- Audible Audio Edition
- Listening Length: 10 hours and 45 minutes
- Program Type: Audiobook
- Version: Unabridged
- Publisher: Macmillan Audio
- Audible.com Release Date: March 25, 2011
- Whispersync for Voice: Ready
- Language: English
- ASIN: B004TTX7VW
- Amazon Best Sellers Rank:
To get the free app, enter your email address or mobile phone number.
Up Till Now: The Autobiography Audible – Unabridged
|New from||Used from|
|Free with your Audible trial|
Listen on your Kindle Fire or with the free Audible app on Apple, Android, and Windows devices.
Customers Who Bought This Item Also Bought
Top Customer Reviews
The book traces Mr. Shatner's career in show business and the path to "make him a star." It is not an easy path. Even after getting several breaks, Mr. Shatner turns down a $500 a week, five-year contract with MGM and the role that Robert Reed got on the Defenders. He had hoped for something bigger and was always waiting for it.
Of course, it came with Star Trek, although it was a bit hard to realize at the time. One of the most interesting parts of the book is his insight and behind the scenes information on Leonard Nimoy. More than learning about their differences in the beginning, and later friendship, we discover the event that strained the relationship between Mr. Nimoy and Gene Roddenberry. We learn about Leonard Nimoy's alcoholism and how he struggled with it. This becomes even more important when we learn about Mr. Shatner third wife and her struggle with the same disease.
The book does not shy away for the animosity that many of the Star Trek regulars had towards him, why they did and how he addressed it. It also doesn't hide the fact of his long struggle to make money and keep it for him and his family. Star Trek does not at all monopolize the book but it is certainly always in the background as it will as be in his. It was refreshing to read his take on why the first ST movie was not a great one and how the company really messed up his attempt to direct ST 5. It was not what I had thought.Read more ›
Actually it is extremely interesting. I am presuming Shatner's co-author had a lot to do with the style, but it is Shatner as a person that shines through.
It's a surprisingly good book about an actor's life, how so very much of that kind of life is dependent entirely upon random fortune, luck - good and bad. Shatner had been a working actor for years, essentially steadily employed, but not famous. Captain Kirk was his breakout role - and in that he freely admits to being a second fiddle, especially in the beginning, to Leonard Nimoy's Mr. Spock character.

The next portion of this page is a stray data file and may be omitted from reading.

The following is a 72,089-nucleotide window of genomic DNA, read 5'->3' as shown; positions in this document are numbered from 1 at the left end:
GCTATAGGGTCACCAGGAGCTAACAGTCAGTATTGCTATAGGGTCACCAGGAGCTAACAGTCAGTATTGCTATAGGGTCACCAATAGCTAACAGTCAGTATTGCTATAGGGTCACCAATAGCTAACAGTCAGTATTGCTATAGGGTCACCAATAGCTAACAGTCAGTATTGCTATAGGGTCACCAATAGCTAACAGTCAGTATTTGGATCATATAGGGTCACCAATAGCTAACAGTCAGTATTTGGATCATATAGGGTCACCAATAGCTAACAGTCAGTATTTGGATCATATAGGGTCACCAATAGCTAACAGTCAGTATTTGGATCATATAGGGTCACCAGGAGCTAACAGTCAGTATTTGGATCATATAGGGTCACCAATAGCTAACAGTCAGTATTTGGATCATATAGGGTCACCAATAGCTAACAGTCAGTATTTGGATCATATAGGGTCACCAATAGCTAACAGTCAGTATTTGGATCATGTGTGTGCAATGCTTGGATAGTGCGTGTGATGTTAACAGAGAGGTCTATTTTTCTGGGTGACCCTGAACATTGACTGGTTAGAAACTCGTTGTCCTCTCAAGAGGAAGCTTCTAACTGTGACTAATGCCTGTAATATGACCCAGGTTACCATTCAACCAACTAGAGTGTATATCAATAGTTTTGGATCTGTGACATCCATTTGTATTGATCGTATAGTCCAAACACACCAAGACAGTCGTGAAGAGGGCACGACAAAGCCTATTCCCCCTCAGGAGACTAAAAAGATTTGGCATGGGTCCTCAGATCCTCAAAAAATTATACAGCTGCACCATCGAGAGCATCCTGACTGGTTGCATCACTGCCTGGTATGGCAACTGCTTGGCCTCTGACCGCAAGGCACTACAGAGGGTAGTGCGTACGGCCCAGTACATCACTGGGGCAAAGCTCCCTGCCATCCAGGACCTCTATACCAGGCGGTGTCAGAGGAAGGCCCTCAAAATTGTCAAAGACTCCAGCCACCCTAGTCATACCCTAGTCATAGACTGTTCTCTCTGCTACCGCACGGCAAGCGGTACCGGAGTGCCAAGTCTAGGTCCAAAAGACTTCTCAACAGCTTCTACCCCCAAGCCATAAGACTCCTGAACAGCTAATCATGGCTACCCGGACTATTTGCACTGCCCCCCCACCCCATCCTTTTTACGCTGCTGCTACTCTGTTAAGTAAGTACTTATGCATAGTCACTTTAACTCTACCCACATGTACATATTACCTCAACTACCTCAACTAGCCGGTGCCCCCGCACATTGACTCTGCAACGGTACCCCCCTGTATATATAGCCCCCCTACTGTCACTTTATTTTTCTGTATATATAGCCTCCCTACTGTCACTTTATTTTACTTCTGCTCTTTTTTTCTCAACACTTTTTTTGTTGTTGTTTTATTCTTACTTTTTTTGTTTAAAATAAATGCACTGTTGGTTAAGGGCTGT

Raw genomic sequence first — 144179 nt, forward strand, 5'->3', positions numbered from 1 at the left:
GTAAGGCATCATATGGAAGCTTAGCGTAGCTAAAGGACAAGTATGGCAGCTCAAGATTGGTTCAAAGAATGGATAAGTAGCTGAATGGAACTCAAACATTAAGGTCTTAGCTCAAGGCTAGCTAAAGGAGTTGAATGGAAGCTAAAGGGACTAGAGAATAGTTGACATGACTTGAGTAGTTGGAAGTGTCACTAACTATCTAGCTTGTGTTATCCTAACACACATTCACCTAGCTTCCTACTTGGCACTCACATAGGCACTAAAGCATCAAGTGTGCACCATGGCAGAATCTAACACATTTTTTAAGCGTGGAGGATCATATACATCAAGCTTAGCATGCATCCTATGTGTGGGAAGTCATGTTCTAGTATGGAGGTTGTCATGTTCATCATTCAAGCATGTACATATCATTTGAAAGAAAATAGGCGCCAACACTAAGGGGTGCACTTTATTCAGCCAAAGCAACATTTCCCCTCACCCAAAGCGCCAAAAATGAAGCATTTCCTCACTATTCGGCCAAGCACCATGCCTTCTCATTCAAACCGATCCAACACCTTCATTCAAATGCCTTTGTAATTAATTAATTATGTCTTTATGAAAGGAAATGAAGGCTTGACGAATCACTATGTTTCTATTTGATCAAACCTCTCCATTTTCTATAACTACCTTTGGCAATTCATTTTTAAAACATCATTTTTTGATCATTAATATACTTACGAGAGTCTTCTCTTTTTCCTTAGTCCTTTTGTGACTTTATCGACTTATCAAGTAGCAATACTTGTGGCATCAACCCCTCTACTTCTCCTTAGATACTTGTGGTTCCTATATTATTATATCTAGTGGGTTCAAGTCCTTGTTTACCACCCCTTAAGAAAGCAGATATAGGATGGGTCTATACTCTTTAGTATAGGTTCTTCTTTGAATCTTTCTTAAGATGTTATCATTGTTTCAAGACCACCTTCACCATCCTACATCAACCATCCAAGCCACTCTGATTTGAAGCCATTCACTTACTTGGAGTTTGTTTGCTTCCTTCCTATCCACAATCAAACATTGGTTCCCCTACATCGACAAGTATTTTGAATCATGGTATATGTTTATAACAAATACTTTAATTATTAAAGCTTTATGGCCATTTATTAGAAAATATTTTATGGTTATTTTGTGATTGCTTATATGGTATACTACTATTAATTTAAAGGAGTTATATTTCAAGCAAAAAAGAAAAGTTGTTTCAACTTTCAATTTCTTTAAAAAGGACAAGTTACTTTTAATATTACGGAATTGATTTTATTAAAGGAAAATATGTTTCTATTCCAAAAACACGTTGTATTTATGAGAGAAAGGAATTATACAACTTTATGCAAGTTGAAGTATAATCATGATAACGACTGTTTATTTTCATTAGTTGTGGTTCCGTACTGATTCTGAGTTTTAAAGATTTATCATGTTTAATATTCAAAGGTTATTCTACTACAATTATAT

Kirk gave Shatner more freedom than ever to be Shatner, a man open to experiment, taking serious roles as well as spoofing himself and everything in between. Since I am not actually a Shatner fan, I was really surprised at just how much work Shatner has done.
There are many memorable scenes and highlights in this book. One that really sticks in my memory is Shatner's explanations for why he works so much, aside from the need to satisfy his creative urges. The first stemmed from a tour of the late Edward G. Robinson's renowned gallery of French Impressionists. This was at a time when "real" actors did not lower themselves to doing television commercials. In a discussion about actors and commercials, Robinson waves his hand at his very valuable and very expensive collection of paintings and asks Shatner how he thought Robinson could afford them. Point well made.Read more ›
The tone of this book is quite different than Bill's previous autobiographical works. This is presumably due to co-writer David Fisher's approach and prose style differing from Chris Kreski's. The earlier books presented a consistent, if somewhat workmanlike, organization and textual style while Up Till Now is more inconsistent and less linear. Like most celebrity memoirs, it appears the book was compiled from Bill's recorded anecdotal ruminations and numerous sections are presented verbatim in a voice that sounds much like Bill's. Fisher's approach was likely to organize the material and provide bridging prose to logically link the anecdotes. Kreski seemed to collate the memories and render the material in his own version of Bill's voice. Along with editorial tinkering, the different approach would account for the fluctuations of tone in the new book. The informational arrangement is somewhat chronological, mitigated by attempts to also arrange the material thematically. This is always an awkward strategy and I've never seen it done with complete success. Someone also had the lamentable idea of frequently interrupting Bill's many interesting stories with trivial asides and jovial sales pitches for [...]. While we all know Bill as a marvelous pitchman, this technique quickly becomes irksome when frequently repeated on the printed page. Perhaps it will be more effective in the audiobook version.Read more ›
Most Recent Customer Reviews
I always love reading Mr. Shatners non-fiction, and this book was no exception. I have already pre-ordered his next contribution "Leonard" and I am anxiously awaiting its... Read morePublished 3 days ago by TLD53
Interesting for the most part. Wish it had more Trekie info though.Published 3 months ago by chipmunk53
Wonderfully read by Shatner. At times ironic, other times serious.Published 3 months ago by James W. Craig
This is entertaining in the moment and then forgotten. It's a series of entertaining life stories, a few barbs at some old grudges (fewer than you'd expect with all of Shatner's... Read morePublished 4 months ago by RRhodes
Very entertaining and a great read for all Shatner fans. His life lessons make sense...why not works!
And of course he wears a toupee
Acting, singing, writing; the dude can do anything in his own peculiar style. If I could have lunch with anyone in the world...it might not be him.Published 7 months ago by Scott E. Lomax